In Jane’s relationship with St. John I believe there are many contrasts between the religious life of duty and obligation that doesn’t bring any peace with God and the faithful life of love and joy and peace and all the other fruit of the Spirit…not the fruit of man’s own efforts but the fruit of God’s Spirit within us. And how often do church leaders, in their own desire to have a task done, declare themselves to be speaking for God, placing themselves between us and God, rather than directing us toward God? Jane, by contrast, is a good example of a “lay” person trusting that she can have a relationship with God and talk to Him and hear from Him in her spirit.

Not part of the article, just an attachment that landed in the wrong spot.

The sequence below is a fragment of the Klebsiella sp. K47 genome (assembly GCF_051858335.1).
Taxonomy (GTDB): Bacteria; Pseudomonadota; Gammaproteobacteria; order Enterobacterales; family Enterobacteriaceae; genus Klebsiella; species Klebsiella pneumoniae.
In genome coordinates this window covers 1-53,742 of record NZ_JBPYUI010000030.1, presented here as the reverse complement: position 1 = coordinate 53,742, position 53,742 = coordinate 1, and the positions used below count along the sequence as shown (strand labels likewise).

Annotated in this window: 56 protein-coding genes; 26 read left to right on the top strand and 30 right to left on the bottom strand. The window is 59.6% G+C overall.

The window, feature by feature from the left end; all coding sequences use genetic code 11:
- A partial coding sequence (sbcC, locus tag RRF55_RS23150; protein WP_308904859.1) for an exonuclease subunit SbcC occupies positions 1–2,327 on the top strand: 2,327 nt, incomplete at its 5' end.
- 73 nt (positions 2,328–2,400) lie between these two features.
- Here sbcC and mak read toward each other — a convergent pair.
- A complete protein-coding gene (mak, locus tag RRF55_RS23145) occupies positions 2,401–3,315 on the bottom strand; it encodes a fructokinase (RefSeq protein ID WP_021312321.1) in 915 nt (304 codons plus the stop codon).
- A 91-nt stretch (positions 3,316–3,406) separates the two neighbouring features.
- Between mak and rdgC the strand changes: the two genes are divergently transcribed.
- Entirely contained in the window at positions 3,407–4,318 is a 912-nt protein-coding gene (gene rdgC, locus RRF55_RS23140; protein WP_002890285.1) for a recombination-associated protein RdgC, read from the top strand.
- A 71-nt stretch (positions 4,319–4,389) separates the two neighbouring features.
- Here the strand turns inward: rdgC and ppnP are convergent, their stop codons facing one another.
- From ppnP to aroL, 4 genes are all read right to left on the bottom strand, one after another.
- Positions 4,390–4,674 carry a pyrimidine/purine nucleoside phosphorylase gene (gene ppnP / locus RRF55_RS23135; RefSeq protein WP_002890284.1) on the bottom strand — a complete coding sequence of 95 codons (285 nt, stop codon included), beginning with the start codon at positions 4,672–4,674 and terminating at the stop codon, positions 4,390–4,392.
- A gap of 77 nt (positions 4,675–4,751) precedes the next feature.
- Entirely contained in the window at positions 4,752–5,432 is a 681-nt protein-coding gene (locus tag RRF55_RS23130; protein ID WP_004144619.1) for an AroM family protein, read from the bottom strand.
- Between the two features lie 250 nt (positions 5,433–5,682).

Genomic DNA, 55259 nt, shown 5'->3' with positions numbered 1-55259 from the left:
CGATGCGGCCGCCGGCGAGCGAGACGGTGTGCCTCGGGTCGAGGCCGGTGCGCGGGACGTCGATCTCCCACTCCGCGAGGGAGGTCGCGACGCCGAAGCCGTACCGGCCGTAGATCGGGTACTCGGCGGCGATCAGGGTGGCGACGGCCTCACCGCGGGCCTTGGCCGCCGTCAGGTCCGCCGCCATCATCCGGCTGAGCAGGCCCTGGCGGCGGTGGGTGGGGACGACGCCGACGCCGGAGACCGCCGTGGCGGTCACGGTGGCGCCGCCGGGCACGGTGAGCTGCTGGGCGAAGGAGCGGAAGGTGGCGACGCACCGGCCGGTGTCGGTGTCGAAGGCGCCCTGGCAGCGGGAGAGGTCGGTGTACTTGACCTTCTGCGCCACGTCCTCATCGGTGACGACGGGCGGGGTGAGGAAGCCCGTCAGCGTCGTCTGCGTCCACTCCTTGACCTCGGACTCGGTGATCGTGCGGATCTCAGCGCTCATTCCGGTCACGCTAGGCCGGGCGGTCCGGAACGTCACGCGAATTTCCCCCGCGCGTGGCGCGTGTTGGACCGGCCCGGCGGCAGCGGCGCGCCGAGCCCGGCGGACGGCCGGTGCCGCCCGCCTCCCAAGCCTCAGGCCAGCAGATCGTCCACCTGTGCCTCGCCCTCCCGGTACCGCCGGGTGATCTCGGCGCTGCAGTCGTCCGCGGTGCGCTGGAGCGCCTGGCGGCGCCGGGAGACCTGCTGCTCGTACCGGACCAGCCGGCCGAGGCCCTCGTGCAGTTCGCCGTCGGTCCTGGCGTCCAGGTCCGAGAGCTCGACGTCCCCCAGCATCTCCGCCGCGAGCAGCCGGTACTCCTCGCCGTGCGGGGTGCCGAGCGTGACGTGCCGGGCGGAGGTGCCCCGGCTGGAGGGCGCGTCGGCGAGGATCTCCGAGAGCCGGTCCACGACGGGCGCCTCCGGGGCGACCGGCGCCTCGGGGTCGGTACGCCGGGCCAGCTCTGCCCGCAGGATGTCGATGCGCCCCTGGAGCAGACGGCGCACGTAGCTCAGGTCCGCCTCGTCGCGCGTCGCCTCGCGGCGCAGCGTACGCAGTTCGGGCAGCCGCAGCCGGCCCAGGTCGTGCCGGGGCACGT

I’ll wrap up. I loved Mr. Rochester’s conversion, by the way.

Charlotte Bronte ends -Jane Eyre- with “Amen; even so come, Lord Jesus!”, the next to last verse of Revelation. Bronte has written a tale of love, a romance, but she is always reminding us that this world is not our home. We live before God. She reminds us to keep the tragedies and joys of this life in an eternal perspective. She also reminds us that God is a loving Father who works in and blesses the lives of his children, even here on earth.

I still love this novel!

Sharon in KY

Shimmy Mom said...

Sharon, first of all thank you for being on time, even though I wasn't.

I agree with all your thoughts. Especially your points about how many justify their actions and learning to question ourselves if we are doing that.

I too loved how Jane handled her inheritance!